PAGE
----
Another favorable factor in Clark’s opinion is the townhomes would be shorter than either apartment building proposal. Clark said the apartment buildings would “stick out like a sore thumb.”
CommonBond had asked for a public subsidy of $625,000 to pay for demolition of the three office buildings and cover any environmental cleanup costs such as excavating and replacing old soils with higher-quality fill.
All three housing developers were asking for help from the city, which would come in the form of tax increment financing. The concept of TIF districts is redevelopment increases property values and thus property taxes. The additional revenue that would typically go to the city, county, school district and other taxing authorities is set aside for a certain period of time designated by the city in order to pay for TIF eligible expenses.
TIF request estimates provided by each development team was $594,000 for the 60-unit apartment building, $850,000 for the 32 townhomes and $800,000 to $950,000 for the 118-unit senior apartment complex.
According to Schafer, the current offices have a combined tax value of just over $1.3 million and currently pays $43,000 for the annual property taxes. Blaine receives about $6,000 of that because it gets between 13 and 14 percent of commercial taxes. He said the housing proposals would have a tax value between $8 million and $12 million, which means property taxes totaling between $80,000 and $110,000. Blaine receives just over 30 percent of residential property taxes, so the city would receive between $24,000 and $33,000 for these three residential developments.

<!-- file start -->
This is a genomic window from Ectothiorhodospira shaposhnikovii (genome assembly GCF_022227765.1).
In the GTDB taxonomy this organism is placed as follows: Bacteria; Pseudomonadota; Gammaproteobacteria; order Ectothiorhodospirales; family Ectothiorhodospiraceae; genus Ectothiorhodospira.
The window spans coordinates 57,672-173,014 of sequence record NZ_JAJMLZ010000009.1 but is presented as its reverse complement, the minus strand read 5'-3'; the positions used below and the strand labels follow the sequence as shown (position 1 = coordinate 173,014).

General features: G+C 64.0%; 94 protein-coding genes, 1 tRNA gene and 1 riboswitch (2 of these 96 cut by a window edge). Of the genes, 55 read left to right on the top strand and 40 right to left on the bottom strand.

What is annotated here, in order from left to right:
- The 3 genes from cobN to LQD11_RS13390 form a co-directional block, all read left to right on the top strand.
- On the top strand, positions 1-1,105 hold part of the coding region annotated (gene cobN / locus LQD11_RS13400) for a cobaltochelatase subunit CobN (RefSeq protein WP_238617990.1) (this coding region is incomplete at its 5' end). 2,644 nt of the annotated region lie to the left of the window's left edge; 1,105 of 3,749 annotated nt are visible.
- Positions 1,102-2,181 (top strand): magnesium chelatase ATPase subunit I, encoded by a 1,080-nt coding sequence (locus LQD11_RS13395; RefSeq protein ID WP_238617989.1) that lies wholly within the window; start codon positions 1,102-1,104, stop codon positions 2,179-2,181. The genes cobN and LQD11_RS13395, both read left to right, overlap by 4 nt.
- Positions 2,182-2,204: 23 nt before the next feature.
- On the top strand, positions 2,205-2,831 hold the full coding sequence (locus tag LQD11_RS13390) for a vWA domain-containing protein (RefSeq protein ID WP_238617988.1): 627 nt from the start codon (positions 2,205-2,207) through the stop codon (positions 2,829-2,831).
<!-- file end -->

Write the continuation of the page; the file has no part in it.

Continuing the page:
While the council asked for these financial comparisons, it came down to choosing the development with the least amount of impact on the surrounding neighborhood.
Residents in any of these developments would have an access on 102nd Lane and could turn right on University Avenue, but would need to go to the nearest traffic signal to make a U-turn. Although the senior apartment would have been twice the size of the market rate apartments, Council Member Dick Swanson assumed the biggest traffic impact would have come from the market-rate apartments.
Council Member Wes Hovland also preferred the townhomes because it would add less traffic.
“Personally I think it’d be a better fit for the neighborhood,” he said.
Shade Tree Construction, of Ham Lake, will work with the property owners to purchase the land and will need official approval from the City Council before breaking ground.
Mark Strandlund, owner of Shade Tree Construction, said the homes will be priced between $225,000 and $275,000 but for sure under $300,000, since there is demand in the market for these affordable townhomes.
The townhomes would come in four-unit and eight-unit buildings with sizes ranging from 1,600 to 2,200 square feet with two-car garages. The townhomes would have a shorter height on the east side of the property to lessen the visual impact on the existing neighborhood, Strandlund said.